Hours: 10AM-6PM (By appointment) T: 215.205.4324 / E: info@lwfsm.com

Slavery In Philadelphia

Philadelphia’s Dark Past: A History of Slavery Comes To Light

Philadelphia is affectionately known as the “City of Brotherly Love” and “Sisterly Affection”, however slavery of Africans has a long and troubled history here.

Mt. Airy historian Phillip Seitz, 55, in his book,“Slavery in Philadelphia: A History of Resistance, Denial and Wealth”.

The book, sheds light not only on the Chew family, one of the largest slave holders in the region but on Philadelphia’s role in the demand for slave-driven labor. (Those of us living in Northeast Philly are familiar with “Chew Avenue”)Slavery: The Cotten King of Philadelphia

Slavery history: The Cotton King of Philadelphia. Posted on … And what if most of it had been grown and picked by slaves, and used by a single company in 1859? What if there was an … Historical Society of Pennsylvania.).

Seitz, the Curator of History at Cliveden House, a 1767 National Trust Historic Site, for 10 years until January, 2011, told us last week, “One of the nice things about being a historian is sometimes you find documents that speak for themselves, so even people from the past can finally have their voices heard.”

Cliveden HouseCliveden Plantation, Philadelphia, PA. Cliveden, Home of the Chew Family, Philadelphia, PA … A bathroom with indoor plumbing and closets were all indications that the dwelling was lived in far beyond the ending of slavery in Philadelphia. Not having a flashlight, I was incapable …. Smithsonian Museum.

April 14, 2014. Protected: Thank You for Registering for “Unearthing Treasures: Tracing Your African American Ancestors at the South Carolina Historical Society!”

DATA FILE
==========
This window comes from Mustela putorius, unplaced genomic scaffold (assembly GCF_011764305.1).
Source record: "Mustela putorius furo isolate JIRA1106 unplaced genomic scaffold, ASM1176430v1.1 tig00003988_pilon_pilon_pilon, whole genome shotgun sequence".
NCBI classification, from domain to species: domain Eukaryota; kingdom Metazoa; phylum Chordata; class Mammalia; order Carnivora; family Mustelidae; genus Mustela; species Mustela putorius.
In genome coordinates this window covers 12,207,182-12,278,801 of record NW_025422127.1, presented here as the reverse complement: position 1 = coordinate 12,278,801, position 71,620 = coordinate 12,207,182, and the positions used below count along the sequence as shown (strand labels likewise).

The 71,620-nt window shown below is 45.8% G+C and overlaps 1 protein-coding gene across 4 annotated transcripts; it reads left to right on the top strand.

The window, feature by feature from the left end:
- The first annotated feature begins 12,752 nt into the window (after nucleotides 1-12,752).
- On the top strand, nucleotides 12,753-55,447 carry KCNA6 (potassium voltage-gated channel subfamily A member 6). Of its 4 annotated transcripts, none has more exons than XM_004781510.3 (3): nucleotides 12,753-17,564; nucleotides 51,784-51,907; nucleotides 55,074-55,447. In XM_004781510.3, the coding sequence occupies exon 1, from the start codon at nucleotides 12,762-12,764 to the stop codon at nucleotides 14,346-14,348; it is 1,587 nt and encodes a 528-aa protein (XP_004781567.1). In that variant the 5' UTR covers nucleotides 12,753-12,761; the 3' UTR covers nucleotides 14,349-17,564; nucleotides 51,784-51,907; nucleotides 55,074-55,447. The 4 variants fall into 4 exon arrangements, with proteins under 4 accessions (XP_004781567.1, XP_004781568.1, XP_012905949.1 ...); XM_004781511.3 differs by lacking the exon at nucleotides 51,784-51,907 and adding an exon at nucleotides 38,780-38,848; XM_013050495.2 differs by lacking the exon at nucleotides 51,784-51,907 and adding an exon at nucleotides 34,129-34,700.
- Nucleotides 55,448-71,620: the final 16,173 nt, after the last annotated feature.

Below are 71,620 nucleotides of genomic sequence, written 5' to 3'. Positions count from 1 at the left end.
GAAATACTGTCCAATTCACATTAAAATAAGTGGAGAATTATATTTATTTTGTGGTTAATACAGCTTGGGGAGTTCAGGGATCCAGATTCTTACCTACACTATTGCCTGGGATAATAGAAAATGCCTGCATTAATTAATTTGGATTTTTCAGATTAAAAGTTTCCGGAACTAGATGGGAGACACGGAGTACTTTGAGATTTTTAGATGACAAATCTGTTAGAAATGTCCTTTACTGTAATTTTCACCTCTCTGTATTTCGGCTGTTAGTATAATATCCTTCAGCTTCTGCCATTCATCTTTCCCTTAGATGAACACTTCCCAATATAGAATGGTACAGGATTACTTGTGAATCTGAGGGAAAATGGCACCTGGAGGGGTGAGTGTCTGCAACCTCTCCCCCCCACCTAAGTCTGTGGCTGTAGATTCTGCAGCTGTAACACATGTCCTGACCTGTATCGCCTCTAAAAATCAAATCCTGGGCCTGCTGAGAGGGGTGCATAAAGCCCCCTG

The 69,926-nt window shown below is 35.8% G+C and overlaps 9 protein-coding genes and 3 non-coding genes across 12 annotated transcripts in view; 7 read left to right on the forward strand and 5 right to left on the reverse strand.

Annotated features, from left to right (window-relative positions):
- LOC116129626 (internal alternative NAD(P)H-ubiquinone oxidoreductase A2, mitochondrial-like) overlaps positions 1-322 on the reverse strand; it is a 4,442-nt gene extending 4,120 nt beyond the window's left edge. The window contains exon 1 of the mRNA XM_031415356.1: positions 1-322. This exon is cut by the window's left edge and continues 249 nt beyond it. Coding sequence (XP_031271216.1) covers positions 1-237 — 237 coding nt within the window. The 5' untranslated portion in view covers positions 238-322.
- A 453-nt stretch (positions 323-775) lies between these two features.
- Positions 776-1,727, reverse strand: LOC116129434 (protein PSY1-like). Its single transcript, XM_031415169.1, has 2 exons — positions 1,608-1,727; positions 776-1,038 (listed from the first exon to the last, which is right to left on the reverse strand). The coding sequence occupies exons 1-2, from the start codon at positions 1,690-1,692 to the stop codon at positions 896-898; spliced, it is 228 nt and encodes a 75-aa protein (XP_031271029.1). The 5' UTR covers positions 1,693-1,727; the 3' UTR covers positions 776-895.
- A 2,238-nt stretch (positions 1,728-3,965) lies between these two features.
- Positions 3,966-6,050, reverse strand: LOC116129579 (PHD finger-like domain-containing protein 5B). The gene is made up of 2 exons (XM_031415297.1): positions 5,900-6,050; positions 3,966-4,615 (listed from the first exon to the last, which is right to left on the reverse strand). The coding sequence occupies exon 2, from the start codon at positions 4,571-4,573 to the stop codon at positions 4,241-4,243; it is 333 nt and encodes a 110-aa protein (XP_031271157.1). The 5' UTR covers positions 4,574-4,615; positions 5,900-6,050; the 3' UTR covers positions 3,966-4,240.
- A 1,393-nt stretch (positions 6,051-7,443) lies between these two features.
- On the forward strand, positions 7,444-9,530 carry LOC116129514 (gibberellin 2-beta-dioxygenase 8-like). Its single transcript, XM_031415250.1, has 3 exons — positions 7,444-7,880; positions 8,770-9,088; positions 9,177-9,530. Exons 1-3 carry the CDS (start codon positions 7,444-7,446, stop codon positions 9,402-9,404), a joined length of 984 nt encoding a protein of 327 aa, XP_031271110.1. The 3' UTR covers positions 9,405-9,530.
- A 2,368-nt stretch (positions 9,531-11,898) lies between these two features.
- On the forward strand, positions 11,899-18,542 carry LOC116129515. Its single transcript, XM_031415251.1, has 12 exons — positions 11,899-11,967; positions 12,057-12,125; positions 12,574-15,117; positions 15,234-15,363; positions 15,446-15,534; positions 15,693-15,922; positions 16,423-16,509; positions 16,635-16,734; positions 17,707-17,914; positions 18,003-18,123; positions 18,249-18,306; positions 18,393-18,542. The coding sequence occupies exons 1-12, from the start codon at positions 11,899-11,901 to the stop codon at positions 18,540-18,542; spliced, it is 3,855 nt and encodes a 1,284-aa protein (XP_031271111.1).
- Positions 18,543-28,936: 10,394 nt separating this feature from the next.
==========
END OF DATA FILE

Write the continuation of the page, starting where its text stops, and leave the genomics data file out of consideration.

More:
Seitz was doing research in the Chew Family Papers, a collection at the Historical Society of Pennsylvania, when he came across a letter written by George Ford, overseer of the Whitehall plantation, to his employer, Benjamin Chew, of Philadelphia, on Aug. 20, 1795.

In the letter Ford writes, “I am very porly at this time and wold wish you to come down as quick as posable you can for I am in danger of my life being taken by the neagros Last thursday evining I was beatin by Clubs till I was blody as a bucher with severll bad wounds so that I am hardly able to go about to see to any thing therefore I hope you will Come down and correct them to give me satisfaction for their abuse.”

“The letter was about the enslaved people on the plantation beating up the overseer, which is not what I had expected to find,” Seitz said. He discovered a whole series of letters regarding the Chew’s Whitehall plantation detailing accounts of previously unknown slave rebellions. The letters give readers an intimate look at the Chew family’s daily dealings with slaves on their plantations. “Through these letters, we could see with more intimacy than I have ever encountered, resistance on the plantation by the enslaved people,” Seitz said. “They revealed a whole series of relationships that are usually hidden because there is no documentation or because people have forgotten or even because people have tried to cover them up.”